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EVIDENCE OF WITNESS'S STATEMENT TO POLICE OFFICER INCONSISTENT WITH WITNESS'S TRIAL TESTIMONY ADMISSIBLE IN ASHLAND COUNTY SEXUAL ASSAULT PROSECUTION

 

Attorney General Van Hollen Praises Wisconsin Supreme Court Decision Upholding Sexual Assault Conviction

 

MADISON - Statements made by a witness to a police officer were admissible under the Wisconsin Rules of Evidence and the Confrontation Clauses of the federal and state constitutions, the Wisconsin Supreme Court declared today in a decision handed down in State v. Nelis. The Supreme Court's decision affirmed the Ashland County conviction of Samuel Nelis for sexual assault.

 

Attorney General J.B. Van Hollen, whose office handled the appeal, hailed the Court's decision.

 

"The Supreme Court's opinion explains the legal standards that Wisconsin courts must use when determining whether a witness's prior statements are admissible under the Rules of Evidence and the Confrontation Clause. The decision reaffirms that such statements are admissible when they are inconsistent with the witness's trial testimony and the witness is subject to cross-examination about those statements. The decision vindicates the litigation strategy used by the prosecutor in this case when faced with the trial testimony of a witness that was at odds with the statements that the witness had given to the police."

 

As described in the opinion, one of the witnesses at Nelis's trial was Steve Stone, who had given police officers two statements, one oral and one written, on the night of the incident. At trial, Steve Stone's testimony was inconsistent with the information he had given to the police. After Steve Stone's testimony concluded, the state called Chief Jim Stone of the Bad River Police Department to testify about the oral statement that Steve Stone had given to him.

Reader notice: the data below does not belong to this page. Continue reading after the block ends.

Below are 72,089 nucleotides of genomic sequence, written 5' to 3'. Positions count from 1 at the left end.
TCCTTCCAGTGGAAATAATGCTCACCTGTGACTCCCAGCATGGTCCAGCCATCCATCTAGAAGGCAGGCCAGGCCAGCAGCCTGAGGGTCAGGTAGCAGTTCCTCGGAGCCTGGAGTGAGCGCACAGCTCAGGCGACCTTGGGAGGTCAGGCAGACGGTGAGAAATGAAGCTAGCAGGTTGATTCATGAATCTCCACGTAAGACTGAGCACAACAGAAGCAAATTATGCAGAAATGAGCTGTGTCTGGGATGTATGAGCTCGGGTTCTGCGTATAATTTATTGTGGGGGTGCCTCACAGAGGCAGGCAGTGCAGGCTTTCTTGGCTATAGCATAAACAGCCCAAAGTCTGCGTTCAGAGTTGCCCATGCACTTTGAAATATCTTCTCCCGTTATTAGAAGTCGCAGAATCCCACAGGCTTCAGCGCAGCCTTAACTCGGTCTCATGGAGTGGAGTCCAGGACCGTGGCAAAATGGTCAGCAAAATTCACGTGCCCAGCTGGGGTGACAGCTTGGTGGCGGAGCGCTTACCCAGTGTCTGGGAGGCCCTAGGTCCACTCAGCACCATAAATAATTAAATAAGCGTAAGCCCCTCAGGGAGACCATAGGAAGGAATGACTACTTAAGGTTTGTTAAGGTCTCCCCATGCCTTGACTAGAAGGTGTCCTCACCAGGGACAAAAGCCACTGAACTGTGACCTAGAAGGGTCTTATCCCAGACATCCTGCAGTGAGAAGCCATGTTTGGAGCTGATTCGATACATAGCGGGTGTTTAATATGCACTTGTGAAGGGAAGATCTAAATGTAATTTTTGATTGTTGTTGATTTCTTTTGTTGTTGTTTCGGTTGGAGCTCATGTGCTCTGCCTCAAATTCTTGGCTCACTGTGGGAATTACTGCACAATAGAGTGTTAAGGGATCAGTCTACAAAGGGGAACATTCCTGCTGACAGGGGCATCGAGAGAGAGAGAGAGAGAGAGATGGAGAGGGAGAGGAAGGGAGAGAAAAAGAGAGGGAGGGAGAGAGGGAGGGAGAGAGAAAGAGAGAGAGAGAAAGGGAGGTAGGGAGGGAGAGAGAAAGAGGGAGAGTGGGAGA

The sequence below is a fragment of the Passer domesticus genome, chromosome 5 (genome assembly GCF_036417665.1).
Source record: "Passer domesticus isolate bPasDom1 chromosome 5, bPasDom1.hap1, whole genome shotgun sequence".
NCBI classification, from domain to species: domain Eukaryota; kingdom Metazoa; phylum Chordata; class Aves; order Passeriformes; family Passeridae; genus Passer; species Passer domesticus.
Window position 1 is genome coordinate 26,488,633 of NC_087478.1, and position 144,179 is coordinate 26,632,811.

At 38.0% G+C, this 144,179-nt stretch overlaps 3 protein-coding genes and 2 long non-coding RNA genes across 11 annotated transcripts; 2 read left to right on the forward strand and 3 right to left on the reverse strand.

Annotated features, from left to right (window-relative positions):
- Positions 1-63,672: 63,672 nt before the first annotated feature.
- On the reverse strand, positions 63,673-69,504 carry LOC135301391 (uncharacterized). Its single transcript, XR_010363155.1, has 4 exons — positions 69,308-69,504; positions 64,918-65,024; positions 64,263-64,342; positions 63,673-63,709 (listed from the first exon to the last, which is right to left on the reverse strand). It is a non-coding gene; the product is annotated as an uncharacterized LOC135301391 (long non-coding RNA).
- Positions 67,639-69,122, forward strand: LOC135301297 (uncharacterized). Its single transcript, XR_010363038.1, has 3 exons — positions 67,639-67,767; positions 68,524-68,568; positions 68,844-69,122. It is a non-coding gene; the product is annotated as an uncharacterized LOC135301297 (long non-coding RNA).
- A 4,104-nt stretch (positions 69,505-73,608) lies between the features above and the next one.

Nelis argued on appeal that Chief Stone's testimony about Steve Stone's oral statement was inadmissible hearsay and that the admission of that statement violated his constitutional right to confront witnesses against him. Nelis claimed that he was unable to cross-examine Steve Stone about the statement to Chief Stone because that statement was not disclosed to him prior to trial.

 

The Supreme Court held the State was not required to disclose Steve Stone's statement to Chief Stone prior to trial because the only oral statements that the State is required to disclose to the defense before trial are those made by defendants themselves. The court concluded that Chief Stone's testimony was not inadmissible hearsay because Steve Stone's statements were admissible under the Rules of Evidence as prior inconsistent statements. The court noted that the trial record did not establish that Steve Stone became unavailable for recall to the stand after he testified. The court further held that Nelis's constitutional right to confrontation was not violated because Steve Stone testified at trial about the sexual assault incident and his statements to the police and was subject to cross-examination concerning those statements.

 

Ashland County District Attorney Sean Duffy successfully prosecuted this case. The State of Wisconsin was represented in the Supreme Court by Assistant Attorney General Jeffrey Kassel.